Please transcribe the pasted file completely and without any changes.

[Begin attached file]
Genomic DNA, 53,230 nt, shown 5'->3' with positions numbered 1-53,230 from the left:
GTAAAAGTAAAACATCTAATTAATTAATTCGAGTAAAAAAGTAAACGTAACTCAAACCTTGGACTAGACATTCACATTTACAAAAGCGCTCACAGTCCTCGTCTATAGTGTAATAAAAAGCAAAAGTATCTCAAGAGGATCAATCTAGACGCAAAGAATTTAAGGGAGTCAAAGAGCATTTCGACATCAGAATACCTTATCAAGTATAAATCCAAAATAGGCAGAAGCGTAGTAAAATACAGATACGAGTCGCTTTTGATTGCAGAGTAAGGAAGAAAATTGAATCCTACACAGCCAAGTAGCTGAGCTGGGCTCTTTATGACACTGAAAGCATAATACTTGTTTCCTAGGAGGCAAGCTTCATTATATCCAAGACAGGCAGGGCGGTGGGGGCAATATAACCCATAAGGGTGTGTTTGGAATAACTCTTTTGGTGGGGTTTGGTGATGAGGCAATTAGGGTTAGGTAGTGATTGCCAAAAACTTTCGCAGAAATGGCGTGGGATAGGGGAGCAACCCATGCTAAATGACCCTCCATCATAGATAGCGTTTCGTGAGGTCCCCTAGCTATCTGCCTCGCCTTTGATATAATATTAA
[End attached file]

Genomic DNA, 53,230 nt, shown 5'->3' with positions numbered 1-53,230 from the left:
GTAAAAGTAAAACATCTAATTAATTAATTCGAGTAAAAAAGTAAACGTAACTCAAACCTTGGACTAGACATTCACATTTACAAAAGCGCTCACAGTCCTCGTCTATAGTGTAATAAAAAGCAAAAGTATCTCAAGAGGATCAATCTAGACGCAAAGAATTTAAGGGAGTCAAAGAGCATTTCGACATCAGAATACCTTATCAAGTATAAATCCAAAATAGGCAGAAGCGTAGTAAAATACAGATACGAGTCGCTTTTGATTGCAGAGTAAGGAAGAAAATTGAATCCTACACAGCCAAGTAGCTGAGCTGGGCTCTTTATGACACTGAAAGCATAATACTTGTTTCCTAGGAGGCAAGCTTCATTATATCCAAGACAGGCAGGGCGGTGGGGGCAATATAACCCATAAGGGTGTGTTTGGAATAACTCTTTTGGTGGGGTTTGGTGATGAGGCAATTAGGGTTAGGTAGTGATTGCCAAAAACTTTCGCAGAAATGGCGTGGGATAGGGGAGCAACCCATGCTAAATGACCCTCCATCATAGATAGCGTTTCGTGAGGTCCCCTAGCTATCTGCCTCGCCTTTGATATAATATTAA